“An American soldier fucked a Vietnamese farmgirl. Thus my mother exists.
Thus I exist. Thus no bombs = no family = no me.”
In these lines from the poem “Notebook Fragments”, Ocean Vuong succinctly lays out a central idea that he grapples with over and over in his debut full-length collection Night Sky with Exit Wounds: the reconciliation of an identity and being with all the violence of the past paths that lead to one’s creation. And Night Sky is filled with violence, both promised and delivered. But it is also full of family, fathers and mothers, full of moments and memories and history. It’s full of music.
When I say it’s full of music, I mean both in the figurative notion we often afford to poetry and the literal. Figuratively, there’s the idea (that we here at the B-side are more than slightly prone to) that poetic language is also musical language, that poems are often just song lyrics without melodies. Vuong’s words adhere to this idea, but what’s more, his poetry dances across the page. Many of the poems in the book play with form. This can be the simple alternation of indentations and spacing seen in pieces like “The Smallest Measure”
Heavy with summer, I
am the doe whose one hoof cocks
like a question ready to open
roots, & like any god
-forsaken thing, I want nothing more
than my breaths.
Or, it can be something akin to the poem “Seventh Circle of Earth”, where the poem itself is entirely blank save for a series of super scripted numbers indicating foot-notes. And of course, there at the bottom of the page is the lines we were expecting, set into stanzas by their numbers, and cut into lines by slashes.
Vuong’s language-play goes beyond the expected musicality of words, beyond sound-work and imagery (though I must note, those aspects of poetry ARE present, and Vuong is masterful at them) onto the page itself. He is not just seeking new ways to say things, but new ways to present what he wants to say. Whether it be through zig-zagging across it, or leaving it empty to better capture the echoes of its walls, Vuong is working wholly with the page, utilizing its boundaries and capturing the space of it to emphasize his language.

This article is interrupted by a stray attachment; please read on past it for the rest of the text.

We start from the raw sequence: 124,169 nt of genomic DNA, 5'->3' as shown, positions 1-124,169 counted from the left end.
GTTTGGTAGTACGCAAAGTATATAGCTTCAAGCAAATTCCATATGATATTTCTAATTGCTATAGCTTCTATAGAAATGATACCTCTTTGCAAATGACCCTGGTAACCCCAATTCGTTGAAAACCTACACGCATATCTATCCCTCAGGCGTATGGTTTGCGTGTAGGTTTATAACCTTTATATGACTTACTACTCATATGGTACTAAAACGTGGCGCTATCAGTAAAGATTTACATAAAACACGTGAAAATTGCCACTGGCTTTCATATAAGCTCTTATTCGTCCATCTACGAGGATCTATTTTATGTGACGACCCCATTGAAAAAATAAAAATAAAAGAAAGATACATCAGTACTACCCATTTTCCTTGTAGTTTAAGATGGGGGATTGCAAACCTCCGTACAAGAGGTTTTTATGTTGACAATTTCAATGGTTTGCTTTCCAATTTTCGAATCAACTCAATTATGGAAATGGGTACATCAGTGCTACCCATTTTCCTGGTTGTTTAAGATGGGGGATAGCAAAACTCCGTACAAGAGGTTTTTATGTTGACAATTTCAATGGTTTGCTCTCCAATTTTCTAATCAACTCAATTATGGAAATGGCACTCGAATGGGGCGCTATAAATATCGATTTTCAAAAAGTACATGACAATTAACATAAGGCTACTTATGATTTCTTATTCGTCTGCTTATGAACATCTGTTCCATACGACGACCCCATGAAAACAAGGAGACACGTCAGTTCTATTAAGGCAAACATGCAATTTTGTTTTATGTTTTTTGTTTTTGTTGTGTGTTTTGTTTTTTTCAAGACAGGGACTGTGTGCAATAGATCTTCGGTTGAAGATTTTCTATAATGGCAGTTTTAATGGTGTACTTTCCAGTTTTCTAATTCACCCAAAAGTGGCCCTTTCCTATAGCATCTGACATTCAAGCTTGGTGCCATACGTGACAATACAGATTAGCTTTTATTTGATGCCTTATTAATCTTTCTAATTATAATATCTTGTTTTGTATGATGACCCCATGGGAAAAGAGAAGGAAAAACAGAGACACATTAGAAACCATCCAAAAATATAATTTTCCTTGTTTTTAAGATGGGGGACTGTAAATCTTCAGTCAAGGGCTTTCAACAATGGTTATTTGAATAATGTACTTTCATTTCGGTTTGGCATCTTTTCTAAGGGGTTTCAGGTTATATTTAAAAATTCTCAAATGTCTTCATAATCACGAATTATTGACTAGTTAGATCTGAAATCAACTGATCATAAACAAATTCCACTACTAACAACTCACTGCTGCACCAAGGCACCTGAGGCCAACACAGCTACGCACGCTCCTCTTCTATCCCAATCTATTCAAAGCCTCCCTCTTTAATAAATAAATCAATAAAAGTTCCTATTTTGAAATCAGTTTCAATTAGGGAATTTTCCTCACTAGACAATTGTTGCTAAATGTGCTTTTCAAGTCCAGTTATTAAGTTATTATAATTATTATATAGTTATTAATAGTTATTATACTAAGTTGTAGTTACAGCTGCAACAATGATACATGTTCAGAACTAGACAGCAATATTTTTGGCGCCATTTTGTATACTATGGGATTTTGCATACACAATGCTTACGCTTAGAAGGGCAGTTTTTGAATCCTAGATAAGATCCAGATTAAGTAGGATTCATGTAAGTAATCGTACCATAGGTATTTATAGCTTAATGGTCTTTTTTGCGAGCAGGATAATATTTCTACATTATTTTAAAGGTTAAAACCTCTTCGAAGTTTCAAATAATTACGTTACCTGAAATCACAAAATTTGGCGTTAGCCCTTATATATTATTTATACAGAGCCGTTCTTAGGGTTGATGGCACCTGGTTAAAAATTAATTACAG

Now, I did say that I meant that Vuong works with music both figuratively and literally. Musical notes ring throughout the book, rain becomes “guitar strings snapping”, a moment of voyeurism is noted because “he was singing, which is why/I remember it”, sacrifice is the loss of music when “he burned his last violin to keep my feet warm” and the “shadow of missiles” becomes “god playing an air piano.” Pianos come back in the poem “Queen Under the Hill”:
I approach a field. A black piano waits
at its center. I kneel to play
what I can. A single key. A tooth
tossed down a well. My fingers
sliding the slimy gums. Slick lips. Snout. Not
a piano – but a mare
draped in a black sheet.
Like Robert Duncan’s “Often I Am Permitted to Return to a Meadow”, from which Vuong’s poem draws its title, the poem’s setting is an empty field, seemingly drawn up by the poet’s mind. Unlike Duncan however, Vuong works with the queen he finds in the middle of his field, “turning bones/to sonatas.” He finds solidarity with the mare in the field, which, like him, holds multiple identities at once: mare, piano, queen. Vuong notes that “if I lift the sheet/I will sleep beside her/as a four-legged shadow.”
Perhaps the most obvious use of music in Night Sky with Exit Wounds is in the poem “Aubade with Burning City.” (which can be read in full at poetryfoundation.org) The poem acts as a microcosm of the book and its themes as well, interweaving some formal experimentation alongside images of violence and beauty, the aforementioned music, and of course how history and heritage can shape who we are now.
The burning city of the title is Saigon, the poem detailing the evacuation of the city signaled by the playing of “White Christmas” over the radio. An aubade is traditionally a love poem written in the afterglow of the morning as two lovers part. In this aubade, however, it is unclear whether or not we are witnessing the afterglow. What is clear is that the lovers are not parting. The parting is instead relegated to the citizens and refugees as they board the helicopters that lift “the living just out of reach.”
Meanwhile, the poem is pervaded by the lyrics of “White Christmas”, first as merely a song echoing alongside the poem, then working its way into the imagery itself: “when the dust rises, a black dog/lies in the road panting. Its hind legs/crushed into the shine/of a white Christmas.” finally, it begins to warp the city itself, “snow crackling against the window. Snow shredded//with gunfire…The city so white it is ready for ink.”
Perhaps the ink the city is ready for is Vuong’s own. Perhaps this is how we reconcile ourselves with the past that created us. As Vuong does, we write it, we extrapolate it from multiple points, we search out its beautiful moments, we don’t shy away from the dirty, bloody parts, and we turn it into art. We write it and we sing it, until it begins to change, until it begins to make some semblance of sense.
Night Sky with Exit Wounds
by Ocean Vuong
Copper Canyon Press (April 5th, 2016)
For more from Ocean Vuong, visit: http://www.oceanvuong.com/